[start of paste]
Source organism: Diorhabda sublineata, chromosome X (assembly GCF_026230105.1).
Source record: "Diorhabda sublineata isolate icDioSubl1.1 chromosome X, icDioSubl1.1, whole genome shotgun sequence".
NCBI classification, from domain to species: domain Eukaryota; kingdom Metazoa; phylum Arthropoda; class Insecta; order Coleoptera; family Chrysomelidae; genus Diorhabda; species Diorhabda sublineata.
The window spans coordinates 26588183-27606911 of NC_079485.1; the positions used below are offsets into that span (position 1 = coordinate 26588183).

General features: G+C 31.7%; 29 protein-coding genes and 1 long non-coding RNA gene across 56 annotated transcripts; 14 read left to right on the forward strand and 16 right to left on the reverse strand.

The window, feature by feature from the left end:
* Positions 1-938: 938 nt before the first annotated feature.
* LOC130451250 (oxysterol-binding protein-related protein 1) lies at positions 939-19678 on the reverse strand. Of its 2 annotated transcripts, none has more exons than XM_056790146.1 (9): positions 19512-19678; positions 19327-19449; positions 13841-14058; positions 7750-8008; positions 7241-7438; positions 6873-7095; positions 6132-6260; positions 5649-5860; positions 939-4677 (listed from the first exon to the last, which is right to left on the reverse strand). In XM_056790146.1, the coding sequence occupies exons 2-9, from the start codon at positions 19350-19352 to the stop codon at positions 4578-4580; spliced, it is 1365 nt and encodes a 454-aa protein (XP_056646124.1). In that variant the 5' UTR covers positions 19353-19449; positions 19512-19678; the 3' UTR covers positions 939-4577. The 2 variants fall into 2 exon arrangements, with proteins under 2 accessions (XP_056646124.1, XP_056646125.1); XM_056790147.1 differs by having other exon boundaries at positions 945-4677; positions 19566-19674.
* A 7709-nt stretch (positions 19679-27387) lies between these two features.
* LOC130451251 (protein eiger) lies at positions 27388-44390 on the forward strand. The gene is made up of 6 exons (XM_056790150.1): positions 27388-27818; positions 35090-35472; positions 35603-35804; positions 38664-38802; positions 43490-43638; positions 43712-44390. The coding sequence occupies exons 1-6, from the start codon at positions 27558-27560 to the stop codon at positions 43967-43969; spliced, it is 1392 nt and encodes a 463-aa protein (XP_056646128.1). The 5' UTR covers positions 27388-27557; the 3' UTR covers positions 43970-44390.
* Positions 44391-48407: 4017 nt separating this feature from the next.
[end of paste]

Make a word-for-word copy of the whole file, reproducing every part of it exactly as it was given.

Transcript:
Source organism: Diorhabda sublineata, chromosome X (assembly GCF_026230105.1).
Source record: "Diorhabda sublineata isolate icDioSubl1.1 chromosome X, icDioSubl1.1, whole genome shotgun sequence".
NCBI classification, from domain to species: domain Eukaryota; kingdom Metazoa; phylum Arthropoda; class Insecta; order Coleoptera; family Chrysomelidae; genus Diorhabda; species Diorhabda sublineata.
The window spans coordinates 26588183-27606911 of NC_079485.1; the positions used below are offsets into that span (position 1 = coordinate 26588183).

General features: G+C 31.7%; 29 protein-coding genes and 1 long non-coding RNA gene across 56 annotated transcripts; 14 read left to right on the forward strand and 16 right to left on the reverse strand.

The window, feature by feature from the left end:
* Positions 1-938: 938 nt before the first annotated feature.
* LOC130451250 (oxysterol-binding protein-related protein 1) lies at positions 939-19678 on the reverse strand. Of its 2 annotated transcripts, none has more exons than XM_056790146.1 (9): positions 19512-19678; positions 19327-19449; positions 13841-14058; positions 7750-8008; positions 7241-7438; positions 6873-7095; positions 6132-6260; positions 5649-5860; positions 939-4677 (listed from the first exon to the last, which is right to left on the reverse strand). In XM_056790146.1, the coding sequence occupies exons 2-9, from the start codon at positions 19350-19352 to the stop codon at positions 4578-4580; spliced, it is 1365 nt and encodes a 454-aa protein (XP_056646124.1). In that variant the 5' UTR covers positions 19353-19449; positions 19512-19678; the 3' UTR covers positions 939-4577. The 2 variants fall into 2 exon arrangements, with proteins under 2 accessions (XP_056646124.1, XP_056646125.1); XM_056790147.1 differs by having other exon boundaries at positions 945-4677; positions 19566-19674.
* A 7709-nt stretch (positions 19679-27387) lies between these two features.
* LOC130451251 (protein eiger) lies at positions 27388-44390 on the forward strand. The gene is made up of 6 exons (XM_056790150.1): positions 27388-27818; positions 35090-35472; positions 35603-35804; positions 38664-38802; positions 43490-43638; positions 43712-44390. The coding sequence occupies exons 1-6, from the start codon at positions 27558-27560 to the stop codon at positions 43967-43969; spliced, it is 1392 nt and encodes a 463-aa protein (XP_056646128.1). The 5' UTR covers positions 27388-27557; the 3' UTR covers positions 43970-44390.
* Positions 44391-48407: 4017 nt separating this feature from the next.